June 08, 2017


WASHINGTON, D.C. — The U.S. Chamber of Commerce today reintroduced “Faces of Trade ®,” a longstanding and ongoing project to tell the real-life stories of the American workers, farmers, and entrepreneurs whose livelihoods have been supported and improved by global trade. For the latest in the series, the Chamber canvassed America from the Midwest through the Rust Belt and along the East Coast, talking and listening to Main Street business owners and leaders about what trade means to them.

“The impact of trade isn't just global — it's local. The folks we introduce in “Faces of Trade” are real people with stories to tell about how trade has helped them to grow their businesses, create jobs, and support their local economies,” said U.S. Chamber Executive Vice President and Head of International Affairs Myron Brilliant. “Unfortunately, tariffs and other barriers raised by foreign governments have held them back and have hurt many Americans along the way. We need to open markets abroad in order to support our businesses and create jobs here at home.”

For twenty years, “Faces of Trade ®” has told the real-life story of how trade supports American workers, businesses, and the overall economy. Stories and video testimonies from the latest “Faces of Trade” are available at

One of the latest “Faces of Trade” is Kim Smith, president of the The Pipeline Development Company in Westlake, Ohio. She says, “It is important for us to keep in mind that PLIDCO isn't only a small company in Westlake, Ohio; people all over the world depend on our products to keep the environment safe and their lines running.” She goes on to say, “The ability to do international business is critical to us because so many of our jobs rely on it. One hundred percent of the jobs here depend on being able to export.”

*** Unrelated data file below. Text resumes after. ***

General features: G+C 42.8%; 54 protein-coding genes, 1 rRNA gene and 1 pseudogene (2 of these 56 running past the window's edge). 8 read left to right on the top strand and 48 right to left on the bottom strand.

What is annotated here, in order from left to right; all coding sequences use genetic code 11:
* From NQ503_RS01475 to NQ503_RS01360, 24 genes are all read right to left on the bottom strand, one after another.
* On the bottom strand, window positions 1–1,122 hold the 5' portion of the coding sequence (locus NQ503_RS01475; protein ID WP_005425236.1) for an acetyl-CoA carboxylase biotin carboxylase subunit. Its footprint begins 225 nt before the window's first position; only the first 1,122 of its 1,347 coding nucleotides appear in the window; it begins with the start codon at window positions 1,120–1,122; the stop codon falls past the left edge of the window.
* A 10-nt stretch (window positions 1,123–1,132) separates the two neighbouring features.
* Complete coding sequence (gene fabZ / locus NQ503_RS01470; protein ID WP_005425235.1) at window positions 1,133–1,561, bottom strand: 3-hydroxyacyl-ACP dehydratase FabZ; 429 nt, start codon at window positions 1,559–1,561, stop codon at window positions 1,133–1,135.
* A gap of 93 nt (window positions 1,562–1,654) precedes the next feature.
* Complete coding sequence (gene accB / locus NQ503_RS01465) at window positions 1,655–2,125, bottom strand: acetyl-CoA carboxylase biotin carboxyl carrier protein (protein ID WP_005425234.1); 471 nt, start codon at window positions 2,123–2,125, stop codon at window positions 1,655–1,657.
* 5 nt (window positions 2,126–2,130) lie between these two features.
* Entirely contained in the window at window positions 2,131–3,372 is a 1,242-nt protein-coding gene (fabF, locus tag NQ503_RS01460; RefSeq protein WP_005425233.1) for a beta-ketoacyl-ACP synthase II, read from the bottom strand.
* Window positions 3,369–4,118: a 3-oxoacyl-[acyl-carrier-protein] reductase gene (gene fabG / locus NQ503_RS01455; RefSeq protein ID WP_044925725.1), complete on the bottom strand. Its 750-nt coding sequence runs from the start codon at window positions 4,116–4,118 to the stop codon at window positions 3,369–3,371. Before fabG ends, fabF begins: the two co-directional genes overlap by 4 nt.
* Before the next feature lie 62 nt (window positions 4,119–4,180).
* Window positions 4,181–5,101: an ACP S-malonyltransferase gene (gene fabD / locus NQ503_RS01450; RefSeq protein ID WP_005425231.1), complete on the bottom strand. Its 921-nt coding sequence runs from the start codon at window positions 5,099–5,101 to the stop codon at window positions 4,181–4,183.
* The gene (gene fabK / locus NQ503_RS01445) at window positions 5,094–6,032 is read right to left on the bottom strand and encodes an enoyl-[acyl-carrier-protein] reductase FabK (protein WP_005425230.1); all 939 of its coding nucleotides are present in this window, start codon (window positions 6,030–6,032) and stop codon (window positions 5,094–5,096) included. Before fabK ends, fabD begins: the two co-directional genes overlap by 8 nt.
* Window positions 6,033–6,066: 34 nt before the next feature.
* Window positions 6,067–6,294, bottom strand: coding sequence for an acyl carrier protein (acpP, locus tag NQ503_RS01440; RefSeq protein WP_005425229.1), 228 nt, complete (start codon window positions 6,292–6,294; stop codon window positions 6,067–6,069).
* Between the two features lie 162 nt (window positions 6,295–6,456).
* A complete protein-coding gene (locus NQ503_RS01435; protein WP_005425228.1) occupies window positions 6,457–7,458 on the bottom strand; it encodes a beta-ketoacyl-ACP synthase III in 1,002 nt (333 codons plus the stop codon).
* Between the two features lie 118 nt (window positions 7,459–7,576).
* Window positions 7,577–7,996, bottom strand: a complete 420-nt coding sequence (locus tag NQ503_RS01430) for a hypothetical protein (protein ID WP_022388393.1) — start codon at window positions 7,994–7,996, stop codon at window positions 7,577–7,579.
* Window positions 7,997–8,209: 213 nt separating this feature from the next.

In another testimony, Shane Cooper, founder of DeFeet International in Hildebrand, North Carolina, says, “Twenty percent of the jobs at DeFeet depend on international trade. If we saw a reduction in our ability to sell our products overseas we could lose as much as 25-30 percent of our workforce, which would be devastating.” He continues saying, “Having the ability to create and trade a product without the heavy burden of state regulations and red tape will make our company and the country stronger.”

“We export to over 70 countries, and about 35 jobs at Rugged Liner depend on that international business,” said Yannick Greiner, director of International Sales at Rugged Liner in Owosso, Michigan. “If the government opens up free trade agreements, exporters will do the rest of the job; we just need to Washington open up the door.”

For additional testimonies, visit

The U.S. Chamber recently released a survey conducted by Morning Consult, which shows that a majority of American voters say international trade will strengthen the U.S. economy. The full results of the survey, including state-level data, are available here.

The U.S. Chamber of Commerce is the world’s largest business federation representing the interests of more than 3 million businesses of all sizes, sectors, and regions, as well as state and local chambers and industry associations. Its International Affairs division includes more than 70 regional and policy experts and 25 country- and region-specific business councils and initiatives. The U.S. Chamber also works closely with 117 American Chambers of Commerce abroad.